In developed nations those in poverty can be divided into the homeless and the working poor, who have jobs and likely homes of some kind, but live below their local ‘poverty line’. Here is an example chart for Canada in 2006. These numbers are for ‘low income cut off’, which is often used as a measure of poverty in Canada, despite Statistics Canada not originally intending that it be used as such. Housing and rental price changes are very strongly related with the measures of relative poverty in rich nations. This is because for a poor person or family, their housing is generally most of their month-to-month expense. There are some problems with setting a definite value for the poverty threshold5 . Firstly the negative effects of poverty tend to be continuous rather than discrete. That is, someone earning just above the poverty threshold might be no better off than someone just below the threshold. Secondly, the same low income can affect different people in different ways. Different people have different lifestyles, accumulated debts, social support, and practical skill sets.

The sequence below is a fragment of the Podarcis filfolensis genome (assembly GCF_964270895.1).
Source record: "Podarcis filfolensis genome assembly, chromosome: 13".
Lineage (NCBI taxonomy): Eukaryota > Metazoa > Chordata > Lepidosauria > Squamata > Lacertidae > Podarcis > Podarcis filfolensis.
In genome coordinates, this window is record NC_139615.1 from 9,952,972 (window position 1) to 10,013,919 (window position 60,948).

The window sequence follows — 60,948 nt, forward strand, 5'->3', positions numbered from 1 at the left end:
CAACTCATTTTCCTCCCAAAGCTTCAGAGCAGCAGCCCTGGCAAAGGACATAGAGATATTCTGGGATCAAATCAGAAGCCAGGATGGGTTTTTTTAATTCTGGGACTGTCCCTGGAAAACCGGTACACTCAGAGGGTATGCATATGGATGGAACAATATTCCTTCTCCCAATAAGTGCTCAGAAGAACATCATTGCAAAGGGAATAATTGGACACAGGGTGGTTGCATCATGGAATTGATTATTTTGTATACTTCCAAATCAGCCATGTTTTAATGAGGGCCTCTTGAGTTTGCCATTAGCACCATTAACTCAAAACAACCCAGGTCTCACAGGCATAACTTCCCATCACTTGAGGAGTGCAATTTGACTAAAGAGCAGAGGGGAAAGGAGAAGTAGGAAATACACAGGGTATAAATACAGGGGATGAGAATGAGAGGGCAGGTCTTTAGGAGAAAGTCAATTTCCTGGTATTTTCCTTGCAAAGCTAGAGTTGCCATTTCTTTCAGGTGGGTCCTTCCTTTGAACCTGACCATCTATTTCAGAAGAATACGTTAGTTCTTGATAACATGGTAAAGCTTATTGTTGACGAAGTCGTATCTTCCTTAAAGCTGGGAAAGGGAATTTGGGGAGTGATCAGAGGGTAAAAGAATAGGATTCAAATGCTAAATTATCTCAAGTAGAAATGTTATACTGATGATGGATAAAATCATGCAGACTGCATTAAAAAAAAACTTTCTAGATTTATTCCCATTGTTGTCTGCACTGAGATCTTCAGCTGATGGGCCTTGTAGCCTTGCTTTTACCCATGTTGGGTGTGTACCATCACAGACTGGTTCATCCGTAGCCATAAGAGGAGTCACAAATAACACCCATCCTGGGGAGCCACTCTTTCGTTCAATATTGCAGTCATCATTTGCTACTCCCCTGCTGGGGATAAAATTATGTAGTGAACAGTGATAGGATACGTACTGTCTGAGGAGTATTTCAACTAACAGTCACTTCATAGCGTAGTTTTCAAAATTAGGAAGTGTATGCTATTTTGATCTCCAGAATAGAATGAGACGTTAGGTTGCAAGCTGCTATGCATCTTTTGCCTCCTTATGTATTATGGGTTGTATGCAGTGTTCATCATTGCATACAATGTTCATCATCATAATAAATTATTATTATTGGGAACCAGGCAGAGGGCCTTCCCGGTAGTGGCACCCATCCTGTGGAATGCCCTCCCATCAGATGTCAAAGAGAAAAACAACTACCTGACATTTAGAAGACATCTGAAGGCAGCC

Defining a specific income level for poverty in the developed world is thus a complicated task. Statisticians and social scientists rely on averages that will provide some meaningful data on the quality of life of people with various income levels. These averages may wipe away some of the personal details of poverty, but they do give us something with which we can measure our progress as a society.

Alleviating Poverty